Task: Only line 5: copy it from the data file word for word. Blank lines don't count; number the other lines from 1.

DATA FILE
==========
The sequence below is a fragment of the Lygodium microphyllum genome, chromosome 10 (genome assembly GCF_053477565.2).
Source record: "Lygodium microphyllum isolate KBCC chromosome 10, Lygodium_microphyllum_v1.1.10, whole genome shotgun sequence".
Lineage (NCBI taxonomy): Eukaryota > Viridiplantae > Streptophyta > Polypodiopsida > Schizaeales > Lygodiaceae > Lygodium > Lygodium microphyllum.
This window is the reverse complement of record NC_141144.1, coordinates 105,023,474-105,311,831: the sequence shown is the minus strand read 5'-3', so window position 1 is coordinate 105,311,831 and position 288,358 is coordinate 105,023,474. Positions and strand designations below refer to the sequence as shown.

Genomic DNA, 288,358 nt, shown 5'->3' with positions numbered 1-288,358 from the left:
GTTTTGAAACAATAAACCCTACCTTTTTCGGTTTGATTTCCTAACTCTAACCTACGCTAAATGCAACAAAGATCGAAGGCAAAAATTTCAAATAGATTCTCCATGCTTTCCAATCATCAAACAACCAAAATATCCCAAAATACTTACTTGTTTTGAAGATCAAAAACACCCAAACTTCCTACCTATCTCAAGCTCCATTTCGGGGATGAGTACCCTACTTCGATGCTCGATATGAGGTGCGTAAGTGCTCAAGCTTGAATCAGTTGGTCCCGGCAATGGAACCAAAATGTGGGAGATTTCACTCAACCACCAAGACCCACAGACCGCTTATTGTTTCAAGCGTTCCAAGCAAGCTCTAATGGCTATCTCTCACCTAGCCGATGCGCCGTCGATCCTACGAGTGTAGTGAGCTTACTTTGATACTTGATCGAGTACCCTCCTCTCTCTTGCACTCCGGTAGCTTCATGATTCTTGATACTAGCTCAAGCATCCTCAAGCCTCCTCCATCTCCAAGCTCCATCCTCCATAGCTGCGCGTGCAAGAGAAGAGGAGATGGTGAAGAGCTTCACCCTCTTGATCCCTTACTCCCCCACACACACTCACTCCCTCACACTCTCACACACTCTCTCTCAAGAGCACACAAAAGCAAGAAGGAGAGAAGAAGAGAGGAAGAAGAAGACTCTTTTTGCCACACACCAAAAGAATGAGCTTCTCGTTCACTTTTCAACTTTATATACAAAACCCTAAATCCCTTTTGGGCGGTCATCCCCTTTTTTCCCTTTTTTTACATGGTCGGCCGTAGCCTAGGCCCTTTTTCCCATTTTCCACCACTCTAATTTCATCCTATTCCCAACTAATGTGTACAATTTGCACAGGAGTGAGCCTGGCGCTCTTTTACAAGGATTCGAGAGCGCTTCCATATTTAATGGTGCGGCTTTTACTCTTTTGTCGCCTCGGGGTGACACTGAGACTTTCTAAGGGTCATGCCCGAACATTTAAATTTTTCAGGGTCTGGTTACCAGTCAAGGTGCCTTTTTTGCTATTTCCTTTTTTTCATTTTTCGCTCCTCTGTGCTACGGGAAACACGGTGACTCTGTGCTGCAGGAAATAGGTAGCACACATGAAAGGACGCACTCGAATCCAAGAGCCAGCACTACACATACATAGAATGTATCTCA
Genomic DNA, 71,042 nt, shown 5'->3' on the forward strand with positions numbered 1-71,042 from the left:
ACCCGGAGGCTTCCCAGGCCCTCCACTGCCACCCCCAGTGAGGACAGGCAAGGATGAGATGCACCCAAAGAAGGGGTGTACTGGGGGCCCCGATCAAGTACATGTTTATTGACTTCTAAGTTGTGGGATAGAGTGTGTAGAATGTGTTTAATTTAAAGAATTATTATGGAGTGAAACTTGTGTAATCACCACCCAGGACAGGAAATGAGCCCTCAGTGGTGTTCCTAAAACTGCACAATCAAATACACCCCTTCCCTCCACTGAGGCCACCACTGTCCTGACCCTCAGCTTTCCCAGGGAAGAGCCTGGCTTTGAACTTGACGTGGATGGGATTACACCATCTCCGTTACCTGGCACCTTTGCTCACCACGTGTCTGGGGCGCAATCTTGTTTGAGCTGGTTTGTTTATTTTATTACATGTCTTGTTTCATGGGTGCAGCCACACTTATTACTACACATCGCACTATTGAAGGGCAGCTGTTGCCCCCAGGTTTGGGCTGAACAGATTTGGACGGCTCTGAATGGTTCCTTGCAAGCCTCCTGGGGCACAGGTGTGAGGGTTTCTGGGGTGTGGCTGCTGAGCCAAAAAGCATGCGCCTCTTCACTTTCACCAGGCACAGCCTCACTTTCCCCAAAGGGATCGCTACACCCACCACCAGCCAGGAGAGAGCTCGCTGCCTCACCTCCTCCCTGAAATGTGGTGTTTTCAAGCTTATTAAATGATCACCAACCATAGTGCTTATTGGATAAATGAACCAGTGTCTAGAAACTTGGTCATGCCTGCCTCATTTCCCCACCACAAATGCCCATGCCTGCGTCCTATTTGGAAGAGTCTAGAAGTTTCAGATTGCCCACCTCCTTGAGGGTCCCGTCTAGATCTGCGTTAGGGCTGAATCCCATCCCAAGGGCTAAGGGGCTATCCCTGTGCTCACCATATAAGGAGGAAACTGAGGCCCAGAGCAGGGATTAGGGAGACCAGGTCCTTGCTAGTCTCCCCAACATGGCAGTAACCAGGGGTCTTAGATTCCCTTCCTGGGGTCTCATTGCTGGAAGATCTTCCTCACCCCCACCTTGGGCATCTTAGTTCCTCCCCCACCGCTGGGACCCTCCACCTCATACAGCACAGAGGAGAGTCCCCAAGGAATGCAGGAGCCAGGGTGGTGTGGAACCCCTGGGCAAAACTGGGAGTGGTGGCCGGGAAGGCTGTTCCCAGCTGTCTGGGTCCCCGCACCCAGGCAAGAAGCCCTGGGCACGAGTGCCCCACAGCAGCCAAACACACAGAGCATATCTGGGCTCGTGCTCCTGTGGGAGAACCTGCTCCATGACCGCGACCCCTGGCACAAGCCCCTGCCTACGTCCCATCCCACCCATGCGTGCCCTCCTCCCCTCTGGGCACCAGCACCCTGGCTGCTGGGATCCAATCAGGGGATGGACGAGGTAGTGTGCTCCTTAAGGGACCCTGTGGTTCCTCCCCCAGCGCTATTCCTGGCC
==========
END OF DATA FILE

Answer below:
Genomic DNA, 288,358 nt, shown 5'->3' with positions numbered 1-288,358 from the left: